In advanced liver fibrosis macrophage depletion resulted in reduced scarring and fewer myofibroblasts but compromised matrix degradation during recovery.43 In a mouse model of UUO, adoptive transfer of bone marrow-derived macrophages after pharmacological depletion of leukocytes increased the numbers of interstitial macrophages and reduced renal fibrosis, suggesting that macrophages facilitate tissue repair at late stages of UUO.44 These studies provide evidence that functionally distinct subpopulations of macrophages exist in the same tissue and that these macrophages perform both injury-inducing and repair-promoting tasks in different models of inflammation. In our study of neonatal UUO, there may be different populations of macrophages serving different functions simultaneously. Besides reducing leukocyte infiltration, BX471 may have an additional effect on the macrophage phenotype presenting in the obstructed kidney.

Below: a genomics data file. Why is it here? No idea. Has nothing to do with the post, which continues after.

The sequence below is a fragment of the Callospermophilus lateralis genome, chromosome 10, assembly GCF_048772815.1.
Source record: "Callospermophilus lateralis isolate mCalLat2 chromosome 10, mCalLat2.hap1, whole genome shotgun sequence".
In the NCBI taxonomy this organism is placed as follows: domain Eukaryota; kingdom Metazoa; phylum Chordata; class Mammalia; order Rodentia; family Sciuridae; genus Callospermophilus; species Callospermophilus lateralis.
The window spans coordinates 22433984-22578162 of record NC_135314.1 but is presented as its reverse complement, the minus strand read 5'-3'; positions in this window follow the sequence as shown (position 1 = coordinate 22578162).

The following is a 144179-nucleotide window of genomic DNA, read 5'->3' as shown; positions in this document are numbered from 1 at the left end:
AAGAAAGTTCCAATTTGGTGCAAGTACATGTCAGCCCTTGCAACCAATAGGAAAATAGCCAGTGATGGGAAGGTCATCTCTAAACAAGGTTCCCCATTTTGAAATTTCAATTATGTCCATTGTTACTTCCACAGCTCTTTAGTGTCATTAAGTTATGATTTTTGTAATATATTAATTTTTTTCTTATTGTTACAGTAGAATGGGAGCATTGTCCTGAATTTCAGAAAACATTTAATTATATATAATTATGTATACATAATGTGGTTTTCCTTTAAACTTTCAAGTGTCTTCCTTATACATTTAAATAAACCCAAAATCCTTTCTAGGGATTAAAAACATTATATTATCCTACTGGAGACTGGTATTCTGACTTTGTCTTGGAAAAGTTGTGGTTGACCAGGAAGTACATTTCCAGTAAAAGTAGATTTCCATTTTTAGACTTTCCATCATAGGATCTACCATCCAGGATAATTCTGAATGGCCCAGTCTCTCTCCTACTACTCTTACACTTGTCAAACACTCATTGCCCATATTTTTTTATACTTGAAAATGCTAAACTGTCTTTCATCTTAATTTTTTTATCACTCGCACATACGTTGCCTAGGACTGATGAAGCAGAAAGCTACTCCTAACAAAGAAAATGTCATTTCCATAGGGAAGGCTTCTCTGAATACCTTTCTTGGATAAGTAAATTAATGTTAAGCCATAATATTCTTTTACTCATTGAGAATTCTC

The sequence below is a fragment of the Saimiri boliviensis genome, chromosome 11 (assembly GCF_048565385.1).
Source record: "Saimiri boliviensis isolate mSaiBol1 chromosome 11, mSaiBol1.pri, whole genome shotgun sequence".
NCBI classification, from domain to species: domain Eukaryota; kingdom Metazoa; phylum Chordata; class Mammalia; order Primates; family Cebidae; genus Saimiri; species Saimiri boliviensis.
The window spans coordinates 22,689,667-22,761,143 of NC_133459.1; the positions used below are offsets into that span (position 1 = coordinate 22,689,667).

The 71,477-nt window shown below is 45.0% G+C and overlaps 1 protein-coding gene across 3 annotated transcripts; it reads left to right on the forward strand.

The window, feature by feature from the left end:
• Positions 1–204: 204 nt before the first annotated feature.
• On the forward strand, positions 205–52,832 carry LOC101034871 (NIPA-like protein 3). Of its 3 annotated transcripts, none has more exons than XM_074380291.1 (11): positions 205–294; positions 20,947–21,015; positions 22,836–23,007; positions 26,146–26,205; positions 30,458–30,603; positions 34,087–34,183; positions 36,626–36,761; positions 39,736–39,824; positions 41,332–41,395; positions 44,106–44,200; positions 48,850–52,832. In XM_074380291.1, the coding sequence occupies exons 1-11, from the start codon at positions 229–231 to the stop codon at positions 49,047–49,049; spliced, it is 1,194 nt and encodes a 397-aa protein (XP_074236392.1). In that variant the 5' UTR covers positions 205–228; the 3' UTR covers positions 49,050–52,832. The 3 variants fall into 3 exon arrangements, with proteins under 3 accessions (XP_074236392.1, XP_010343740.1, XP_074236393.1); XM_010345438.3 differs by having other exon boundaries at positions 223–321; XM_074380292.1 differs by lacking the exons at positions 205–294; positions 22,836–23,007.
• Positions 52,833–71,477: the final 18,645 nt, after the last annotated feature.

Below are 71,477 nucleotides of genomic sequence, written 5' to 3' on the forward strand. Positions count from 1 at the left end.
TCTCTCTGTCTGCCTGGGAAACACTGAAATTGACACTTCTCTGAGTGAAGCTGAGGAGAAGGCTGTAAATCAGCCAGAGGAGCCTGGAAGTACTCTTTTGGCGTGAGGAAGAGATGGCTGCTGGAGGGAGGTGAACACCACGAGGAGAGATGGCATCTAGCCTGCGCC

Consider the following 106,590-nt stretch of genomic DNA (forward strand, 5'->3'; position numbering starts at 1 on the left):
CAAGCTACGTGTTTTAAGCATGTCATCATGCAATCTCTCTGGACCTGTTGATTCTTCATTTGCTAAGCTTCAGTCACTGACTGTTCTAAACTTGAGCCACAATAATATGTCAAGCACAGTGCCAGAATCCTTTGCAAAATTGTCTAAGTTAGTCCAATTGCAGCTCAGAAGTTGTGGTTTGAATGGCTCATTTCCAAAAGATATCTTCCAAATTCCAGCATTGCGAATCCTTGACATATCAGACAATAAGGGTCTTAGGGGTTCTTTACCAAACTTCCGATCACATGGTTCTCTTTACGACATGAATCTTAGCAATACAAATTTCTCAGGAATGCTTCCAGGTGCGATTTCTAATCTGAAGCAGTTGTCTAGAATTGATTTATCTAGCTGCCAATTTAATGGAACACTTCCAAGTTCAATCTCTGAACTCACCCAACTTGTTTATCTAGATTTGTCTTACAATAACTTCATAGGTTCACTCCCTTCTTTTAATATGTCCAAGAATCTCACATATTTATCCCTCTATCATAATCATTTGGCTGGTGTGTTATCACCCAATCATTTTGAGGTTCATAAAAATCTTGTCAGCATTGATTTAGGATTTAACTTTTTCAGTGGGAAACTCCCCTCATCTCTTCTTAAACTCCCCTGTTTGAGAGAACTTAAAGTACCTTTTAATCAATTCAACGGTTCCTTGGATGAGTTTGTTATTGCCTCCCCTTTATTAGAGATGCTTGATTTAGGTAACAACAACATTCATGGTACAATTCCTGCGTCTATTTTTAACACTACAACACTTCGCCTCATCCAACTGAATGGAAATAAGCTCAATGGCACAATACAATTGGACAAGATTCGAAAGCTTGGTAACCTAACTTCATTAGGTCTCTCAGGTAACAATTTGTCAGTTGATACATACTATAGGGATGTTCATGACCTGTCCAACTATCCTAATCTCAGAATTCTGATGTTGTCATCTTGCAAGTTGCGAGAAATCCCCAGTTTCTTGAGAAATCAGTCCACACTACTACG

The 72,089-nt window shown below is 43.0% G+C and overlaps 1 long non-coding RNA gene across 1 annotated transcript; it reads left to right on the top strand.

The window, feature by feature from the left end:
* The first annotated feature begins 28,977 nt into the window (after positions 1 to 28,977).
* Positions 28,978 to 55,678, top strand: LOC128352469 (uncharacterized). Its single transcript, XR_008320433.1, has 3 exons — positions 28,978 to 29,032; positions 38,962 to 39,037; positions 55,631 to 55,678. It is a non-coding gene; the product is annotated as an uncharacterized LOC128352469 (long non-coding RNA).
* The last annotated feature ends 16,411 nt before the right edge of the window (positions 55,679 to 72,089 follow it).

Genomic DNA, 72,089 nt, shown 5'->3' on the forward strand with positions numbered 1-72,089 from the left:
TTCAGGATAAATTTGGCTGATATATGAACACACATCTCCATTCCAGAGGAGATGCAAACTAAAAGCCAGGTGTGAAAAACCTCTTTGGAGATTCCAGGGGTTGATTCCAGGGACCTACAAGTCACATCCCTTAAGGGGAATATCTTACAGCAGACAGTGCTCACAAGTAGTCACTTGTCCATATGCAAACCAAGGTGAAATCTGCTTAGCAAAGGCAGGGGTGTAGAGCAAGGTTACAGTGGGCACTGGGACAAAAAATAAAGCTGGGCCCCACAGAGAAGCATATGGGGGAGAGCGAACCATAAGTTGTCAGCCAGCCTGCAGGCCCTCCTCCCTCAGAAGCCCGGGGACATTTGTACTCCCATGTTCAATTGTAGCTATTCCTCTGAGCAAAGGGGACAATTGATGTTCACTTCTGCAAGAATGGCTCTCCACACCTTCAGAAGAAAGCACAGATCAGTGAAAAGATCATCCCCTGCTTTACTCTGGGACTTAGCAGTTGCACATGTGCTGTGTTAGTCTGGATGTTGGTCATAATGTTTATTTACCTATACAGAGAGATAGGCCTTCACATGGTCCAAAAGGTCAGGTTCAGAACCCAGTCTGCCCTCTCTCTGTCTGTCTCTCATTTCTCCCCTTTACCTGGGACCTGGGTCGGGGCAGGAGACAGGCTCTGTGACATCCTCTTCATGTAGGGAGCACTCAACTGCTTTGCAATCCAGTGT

Macrophages and Myofibroblasts

In vitro studies addressing interactions between macrophages and myofibroblasts show that macrophages are capable of inducing myofibroblast proliferation, apoptosis, abnormal extracellular matrix synthesis, and matrix degradation through production of nitric oxide, tumor necrosis factor-α, and up-regulation of collagenases and other metalloproteinases.11,43,45 Recently, it has been demonstrated that activated monocyte supernatant and oncostatin M, a cytokine released by activated mononuclear cells, induce EMT in tubular cells.46,47 In hepatocytes, activated macrophage-conditioned medium stimulated EMT and led to enhanced migratory and invasive activities of HepG2 cells.48 These observations support our hypothesis that leukocytes mediate EMT in neonatal UUO. However, the signaling pathways of EMT induction are not yet clear at present.

EMT Signaling